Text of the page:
|A customizable Web and mobile apps and augment users’ already formidable clout
From banks and Big Three automakers that needed rescuing, to the governors and golf pros who couldn’t master monogamy, 2009 may well go down in history as the year of the bailouts.
Public relations professionals have spent a tremendous amount of effort trying to fix things for their clients while the news broke faster than birds can tweet.
So, what’s in store for 2010 in the communications industry? That depends on whom you ask, but a common theme is the idea that consumers will have even more control, whether they are consumers of a product or of information about that product. In short, communications professionals will have to fight even harder for their client’s reputations.
“As social networking adoption continues, frontline communications and PR will become the responsibility of everyone inside a company,” said Charlie Wollborg of Curve Detroit. “Social media will stop being ‘some newfangled doohickey the kids play with’ and simply become the de facto way business is done.”
If Wollborg is right and social media use continues to grow, which is likely, will consumers eventually reach a saturation point?
“As more companies build an online presence, the ability or desire for consumers to keep up with all the content generated will max out,” said Amy Mengel, a communications professional from the capital region of New York.
Mengel believes we’ll see increased filtering in 2010, particularly in the field of tools that allow people to sort, rank and prioritize content.
The sorting of information is going to be especially important to keep tabs on if you have a client targeting the younger population, says Becky Johns, communications coordinator for Delta Dental of Michigan and a member of the Millennial Generation.
“We don’t find the news anymore; the news finds us,” Johns said. “As PR pros, we need to package our messages in a way that they will actually reach young people who aren’t out trolling for what’s going on.”
She said that for the younger generations, the source is still important because the information needs to be credible, but they care more about how relevant the information is than where it comes from.
“The Internet has made everything so customizable that there is no need or room for anything not relevant to what someone is looking for,” Johns said.
“We grew up typing a set of words into a box and being fed information about whatever we want, whenever we want it. We have choices beyond the mainstream media and dealing with that reality has to be a priority for PR pros in 2010.”
A year of transition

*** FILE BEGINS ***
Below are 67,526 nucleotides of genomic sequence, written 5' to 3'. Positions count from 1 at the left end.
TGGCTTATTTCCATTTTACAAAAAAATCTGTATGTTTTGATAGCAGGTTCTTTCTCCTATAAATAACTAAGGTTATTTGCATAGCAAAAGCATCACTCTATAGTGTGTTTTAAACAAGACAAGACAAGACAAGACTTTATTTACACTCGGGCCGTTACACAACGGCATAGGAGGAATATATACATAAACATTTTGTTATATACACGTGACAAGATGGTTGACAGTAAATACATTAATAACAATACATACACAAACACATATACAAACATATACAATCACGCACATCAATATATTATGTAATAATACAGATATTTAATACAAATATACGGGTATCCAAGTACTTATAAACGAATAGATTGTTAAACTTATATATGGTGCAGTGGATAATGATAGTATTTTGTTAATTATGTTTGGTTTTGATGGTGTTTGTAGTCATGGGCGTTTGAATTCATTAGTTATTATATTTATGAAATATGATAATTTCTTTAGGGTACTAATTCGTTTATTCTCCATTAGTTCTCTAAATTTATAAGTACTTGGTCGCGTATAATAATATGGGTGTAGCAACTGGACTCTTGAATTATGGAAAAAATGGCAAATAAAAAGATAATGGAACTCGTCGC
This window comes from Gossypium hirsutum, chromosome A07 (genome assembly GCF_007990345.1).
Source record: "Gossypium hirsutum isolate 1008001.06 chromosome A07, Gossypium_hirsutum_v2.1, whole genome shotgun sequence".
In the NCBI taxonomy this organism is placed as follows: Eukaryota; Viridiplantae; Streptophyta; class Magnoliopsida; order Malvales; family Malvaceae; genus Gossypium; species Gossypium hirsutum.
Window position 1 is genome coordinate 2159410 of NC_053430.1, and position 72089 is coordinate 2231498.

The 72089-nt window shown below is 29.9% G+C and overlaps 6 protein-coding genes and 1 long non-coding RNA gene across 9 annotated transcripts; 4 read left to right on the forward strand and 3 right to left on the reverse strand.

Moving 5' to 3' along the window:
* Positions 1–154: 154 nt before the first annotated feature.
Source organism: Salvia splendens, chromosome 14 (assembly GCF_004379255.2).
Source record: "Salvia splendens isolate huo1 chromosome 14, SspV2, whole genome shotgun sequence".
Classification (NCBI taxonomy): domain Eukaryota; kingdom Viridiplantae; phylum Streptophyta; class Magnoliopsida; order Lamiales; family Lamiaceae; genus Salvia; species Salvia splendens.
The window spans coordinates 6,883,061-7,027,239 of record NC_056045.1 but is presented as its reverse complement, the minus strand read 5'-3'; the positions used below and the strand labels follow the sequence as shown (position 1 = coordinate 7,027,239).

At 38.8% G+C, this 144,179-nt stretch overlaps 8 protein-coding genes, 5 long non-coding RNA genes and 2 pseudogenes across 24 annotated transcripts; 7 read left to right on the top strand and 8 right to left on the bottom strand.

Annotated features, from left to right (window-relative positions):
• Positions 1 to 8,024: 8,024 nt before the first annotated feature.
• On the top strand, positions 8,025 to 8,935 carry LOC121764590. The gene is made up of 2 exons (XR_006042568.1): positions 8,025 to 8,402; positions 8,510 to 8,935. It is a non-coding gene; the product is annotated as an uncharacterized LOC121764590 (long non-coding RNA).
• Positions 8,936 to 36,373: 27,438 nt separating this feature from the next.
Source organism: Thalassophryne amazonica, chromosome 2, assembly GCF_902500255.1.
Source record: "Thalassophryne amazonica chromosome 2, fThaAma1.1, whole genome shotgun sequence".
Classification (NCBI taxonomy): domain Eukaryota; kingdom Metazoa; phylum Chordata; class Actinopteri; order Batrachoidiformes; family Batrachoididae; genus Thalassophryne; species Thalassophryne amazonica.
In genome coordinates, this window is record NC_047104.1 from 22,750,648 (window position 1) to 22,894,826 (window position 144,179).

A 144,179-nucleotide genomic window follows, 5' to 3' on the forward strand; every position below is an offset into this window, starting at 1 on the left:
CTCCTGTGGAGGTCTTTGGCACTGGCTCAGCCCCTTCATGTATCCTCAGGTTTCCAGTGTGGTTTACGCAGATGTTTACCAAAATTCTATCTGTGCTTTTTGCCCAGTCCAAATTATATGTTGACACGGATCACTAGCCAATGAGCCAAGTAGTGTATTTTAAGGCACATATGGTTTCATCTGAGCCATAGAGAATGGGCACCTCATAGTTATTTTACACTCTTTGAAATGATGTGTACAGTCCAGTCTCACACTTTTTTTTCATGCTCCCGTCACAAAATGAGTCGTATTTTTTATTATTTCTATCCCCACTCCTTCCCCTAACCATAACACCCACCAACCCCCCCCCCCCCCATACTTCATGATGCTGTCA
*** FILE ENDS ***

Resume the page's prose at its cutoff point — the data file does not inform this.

For Jason Kintzler, founder of PitchEngine, 2010 will be the year social media is tested as a resource, perhaps because people like Johns aren’t as concerned about sources anymore.
“We’ll see some ethical questions raised,” Kintzler said. “False reports, investor mishaps and other fails will likely spark some mainstream dilemmas. People flocked to Twitter and Facebook in 2009. They began to consume news in ways never imagined. Many of them even shut off their televisions and closed the newspaper. In 2010, questions of trust will run rampant.”
Johns and Kintzler do agree that metrics will be tested this year.
“We need to take ownership of the way communication has changed,” Johns said. “Social media is still widely considered broadcast media, and the focus is all on ‘What can we put out there?’ when it really should be on ‘What can we learn from it in order to do business better?’ ”
Kintzler said success in PR and advertising will need to be measured on more than impressions alone. “With marketers getting savvy to the ways of the social web, they’ll adopt more organic ways of reaching consumers and new forms of reporting,” he said.
Get familiar with mobile apps
The use of video and mobile applications also will see an uptick in 2010, according to Kintzler and Wollborg.
“Company YouTube channels and video blogs will replace company text blogs and news feeds,” Wollborg said. “Company iPhone and Droid apps will become as ubiquitous as company Web sites, and you’ll see PR and communications firms rebrand as ‘community relations firms.’ ”
Kintzler said startup companies will see a boom as retailers find ways to connect fans and followers to their brick-and-mortar stores. “Consumers will use their smart phones on a transactional level, and retailers will salivate,” he said.
With all the buzz about social media, mobile devices and online interaction, will there be any room left for old-fashioned PR basics? Absolutely, says Sam Sims, APR, account director at Jones Public Relations in Oklahoma City.
“With the outburst of new communications tools, mediums and vehicles, successful PR practitioners will root themselves in the foundations and be successful regardless of hype,” Sims said. “What’s new to PR in 2010 is really not new. It’s the four-step process centered on communications theories. Call it retro, antique, rustic—it’s good old-fashioned PR foundation.”
Ari B. Adler is a media relations professional with experience as a newspaper reporter and editor as well as a government and corporate spokesperson. You can follow him on Twitter at @aribadler.